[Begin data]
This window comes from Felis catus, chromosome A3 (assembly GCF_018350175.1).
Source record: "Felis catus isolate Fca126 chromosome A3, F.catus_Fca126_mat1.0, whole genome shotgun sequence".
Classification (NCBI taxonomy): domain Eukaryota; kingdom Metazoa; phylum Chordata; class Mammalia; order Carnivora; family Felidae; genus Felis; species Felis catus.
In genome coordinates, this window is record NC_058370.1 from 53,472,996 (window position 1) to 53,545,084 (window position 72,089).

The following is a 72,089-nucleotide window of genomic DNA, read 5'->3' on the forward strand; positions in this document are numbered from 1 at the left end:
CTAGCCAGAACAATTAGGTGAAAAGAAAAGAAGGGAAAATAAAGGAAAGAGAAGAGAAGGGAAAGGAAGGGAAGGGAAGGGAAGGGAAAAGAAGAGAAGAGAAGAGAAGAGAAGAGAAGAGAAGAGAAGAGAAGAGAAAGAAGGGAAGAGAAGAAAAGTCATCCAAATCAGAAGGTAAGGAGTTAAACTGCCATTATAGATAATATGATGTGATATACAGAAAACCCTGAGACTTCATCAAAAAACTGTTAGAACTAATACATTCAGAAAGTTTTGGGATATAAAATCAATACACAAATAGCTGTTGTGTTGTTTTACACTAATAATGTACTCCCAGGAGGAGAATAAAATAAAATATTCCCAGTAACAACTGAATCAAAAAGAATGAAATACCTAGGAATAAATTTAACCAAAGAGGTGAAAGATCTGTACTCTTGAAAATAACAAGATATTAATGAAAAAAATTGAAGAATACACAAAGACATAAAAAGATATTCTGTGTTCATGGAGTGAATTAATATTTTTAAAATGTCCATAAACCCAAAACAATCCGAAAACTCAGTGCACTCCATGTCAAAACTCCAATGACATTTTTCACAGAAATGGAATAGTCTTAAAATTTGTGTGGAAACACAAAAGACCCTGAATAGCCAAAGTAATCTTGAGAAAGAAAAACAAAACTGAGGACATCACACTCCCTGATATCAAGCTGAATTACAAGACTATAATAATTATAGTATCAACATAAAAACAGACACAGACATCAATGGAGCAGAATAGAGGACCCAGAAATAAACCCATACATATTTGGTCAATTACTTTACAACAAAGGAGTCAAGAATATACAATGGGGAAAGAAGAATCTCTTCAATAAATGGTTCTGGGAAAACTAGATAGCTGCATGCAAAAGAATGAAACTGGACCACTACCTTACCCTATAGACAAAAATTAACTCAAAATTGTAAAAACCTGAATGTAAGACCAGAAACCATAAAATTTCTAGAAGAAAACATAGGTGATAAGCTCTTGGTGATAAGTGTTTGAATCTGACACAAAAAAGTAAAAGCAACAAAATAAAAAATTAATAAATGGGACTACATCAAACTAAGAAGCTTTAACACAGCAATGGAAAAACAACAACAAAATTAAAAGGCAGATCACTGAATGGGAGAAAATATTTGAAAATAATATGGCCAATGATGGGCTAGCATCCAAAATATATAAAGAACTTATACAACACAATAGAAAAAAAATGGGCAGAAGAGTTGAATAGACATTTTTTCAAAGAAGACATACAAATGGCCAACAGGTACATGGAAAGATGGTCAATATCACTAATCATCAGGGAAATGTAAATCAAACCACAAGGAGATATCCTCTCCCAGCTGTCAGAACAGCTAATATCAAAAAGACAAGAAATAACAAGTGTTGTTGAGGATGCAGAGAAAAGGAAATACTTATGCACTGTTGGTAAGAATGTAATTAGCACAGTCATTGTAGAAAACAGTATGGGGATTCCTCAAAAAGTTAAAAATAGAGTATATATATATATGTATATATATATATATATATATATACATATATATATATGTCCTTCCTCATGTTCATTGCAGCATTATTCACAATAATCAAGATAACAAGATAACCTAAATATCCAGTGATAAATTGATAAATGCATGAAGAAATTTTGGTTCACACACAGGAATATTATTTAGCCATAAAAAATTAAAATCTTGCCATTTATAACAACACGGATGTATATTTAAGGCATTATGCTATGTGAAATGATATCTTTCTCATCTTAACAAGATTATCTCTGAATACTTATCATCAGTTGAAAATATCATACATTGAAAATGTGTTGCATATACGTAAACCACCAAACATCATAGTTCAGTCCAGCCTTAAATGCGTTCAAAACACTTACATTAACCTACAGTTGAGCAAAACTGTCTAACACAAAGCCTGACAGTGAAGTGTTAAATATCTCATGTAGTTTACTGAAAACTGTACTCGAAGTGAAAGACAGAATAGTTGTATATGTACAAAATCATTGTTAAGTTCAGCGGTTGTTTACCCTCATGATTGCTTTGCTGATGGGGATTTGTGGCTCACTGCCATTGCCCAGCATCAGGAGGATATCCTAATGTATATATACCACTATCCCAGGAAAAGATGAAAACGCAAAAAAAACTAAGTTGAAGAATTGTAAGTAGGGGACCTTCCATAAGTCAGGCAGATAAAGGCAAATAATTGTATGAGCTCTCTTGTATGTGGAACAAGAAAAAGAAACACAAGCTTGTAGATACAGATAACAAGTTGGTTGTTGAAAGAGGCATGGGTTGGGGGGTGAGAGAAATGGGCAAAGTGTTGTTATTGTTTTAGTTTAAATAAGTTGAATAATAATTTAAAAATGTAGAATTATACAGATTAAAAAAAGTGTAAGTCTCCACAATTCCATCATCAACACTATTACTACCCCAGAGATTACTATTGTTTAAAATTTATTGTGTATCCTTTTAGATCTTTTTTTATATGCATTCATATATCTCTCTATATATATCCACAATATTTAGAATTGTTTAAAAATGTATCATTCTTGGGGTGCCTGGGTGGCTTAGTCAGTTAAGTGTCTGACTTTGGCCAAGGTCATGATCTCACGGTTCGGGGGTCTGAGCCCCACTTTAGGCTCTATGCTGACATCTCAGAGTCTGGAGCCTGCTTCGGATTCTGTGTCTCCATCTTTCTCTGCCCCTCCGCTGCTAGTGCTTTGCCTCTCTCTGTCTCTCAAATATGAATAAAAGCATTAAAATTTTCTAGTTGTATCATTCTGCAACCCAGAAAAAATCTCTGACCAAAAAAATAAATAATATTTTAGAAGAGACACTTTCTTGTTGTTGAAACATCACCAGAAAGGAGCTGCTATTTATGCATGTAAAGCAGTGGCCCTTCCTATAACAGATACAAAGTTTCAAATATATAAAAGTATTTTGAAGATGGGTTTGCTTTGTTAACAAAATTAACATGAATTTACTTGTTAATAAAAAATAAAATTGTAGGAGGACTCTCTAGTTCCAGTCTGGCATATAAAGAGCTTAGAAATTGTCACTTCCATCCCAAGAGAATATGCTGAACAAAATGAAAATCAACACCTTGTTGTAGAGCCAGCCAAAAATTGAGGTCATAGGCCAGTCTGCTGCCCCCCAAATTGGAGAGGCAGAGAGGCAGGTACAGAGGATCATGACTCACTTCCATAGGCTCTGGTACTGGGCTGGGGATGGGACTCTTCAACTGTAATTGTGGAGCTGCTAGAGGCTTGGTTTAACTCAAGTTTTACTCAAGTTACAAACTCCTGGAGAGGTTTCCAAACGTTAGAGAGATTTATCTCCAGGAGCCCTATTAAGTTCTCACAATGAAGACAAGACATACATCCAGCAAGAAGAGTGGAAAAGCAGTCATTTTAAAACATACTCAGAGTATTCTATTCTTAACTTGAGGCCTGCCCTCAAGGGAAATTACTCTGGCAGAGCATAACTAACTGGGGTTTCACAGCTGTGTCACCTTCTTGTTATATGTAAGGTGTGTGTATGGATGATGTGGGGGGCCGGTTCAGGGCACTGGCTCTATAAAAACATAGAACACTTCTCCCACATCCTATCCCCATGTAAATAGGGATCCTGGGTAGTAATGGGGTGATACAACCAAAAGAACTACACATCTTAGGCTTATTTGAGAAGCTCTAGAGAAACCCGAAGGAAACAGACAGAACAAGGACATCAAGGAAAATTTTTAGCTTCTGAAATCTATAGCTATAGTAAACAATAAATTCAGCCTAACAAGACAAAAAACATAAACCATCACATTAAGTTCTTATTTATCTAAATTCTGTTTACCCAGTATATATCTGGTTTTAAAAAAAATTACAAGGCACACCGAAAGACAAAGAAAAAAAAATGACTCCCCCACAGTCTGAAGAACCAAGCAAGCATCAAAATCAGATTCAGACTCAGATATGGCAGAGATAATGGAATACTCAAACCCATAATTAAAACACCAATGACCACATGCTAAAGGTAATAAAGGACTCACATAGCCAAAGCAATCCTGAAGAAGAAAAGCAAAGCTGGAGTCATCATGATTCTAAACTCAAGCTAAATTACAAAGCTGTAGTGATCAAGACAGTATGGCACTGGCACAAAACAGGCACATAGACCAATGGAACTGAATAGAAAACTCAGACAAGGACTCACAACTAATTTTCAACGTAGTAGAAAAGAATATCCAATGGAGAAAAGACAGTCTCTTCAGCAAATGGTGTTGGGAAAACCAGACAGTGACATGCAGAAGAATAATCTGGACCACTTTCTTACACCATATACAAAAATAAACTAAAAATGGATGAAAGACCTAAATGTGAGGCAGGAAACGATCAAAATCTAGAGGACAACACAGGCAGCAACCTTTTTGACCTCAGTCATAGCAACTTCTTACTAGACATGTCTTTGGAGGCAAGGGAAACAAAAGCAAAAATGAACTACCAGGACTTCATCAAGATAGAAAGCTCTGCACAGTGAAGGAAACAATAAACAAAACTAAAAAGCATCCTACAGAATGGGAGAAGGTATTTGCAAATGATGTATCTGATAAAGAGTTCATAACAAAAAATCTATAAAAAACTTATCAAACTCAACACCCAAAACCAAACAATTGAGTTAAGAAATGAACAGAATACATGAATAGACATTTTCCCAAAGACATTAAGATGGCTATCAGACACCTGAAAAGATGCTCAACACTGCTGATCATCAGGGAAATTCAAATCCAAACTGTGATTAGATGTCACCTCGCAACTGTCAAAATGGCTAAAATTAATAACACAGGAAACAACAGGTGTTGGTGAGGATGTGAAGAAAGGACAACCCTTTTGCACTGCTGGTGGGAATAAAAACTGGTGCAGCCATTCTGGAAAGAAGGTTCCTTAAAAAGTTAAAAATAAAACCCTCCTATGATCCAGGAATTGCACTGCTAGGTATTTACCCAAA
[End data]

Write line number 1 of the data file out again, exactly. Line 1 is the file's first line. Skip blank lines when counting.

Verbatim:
This window comes from Felis catus, chromosome A3 (assembly GCF_018350175.1).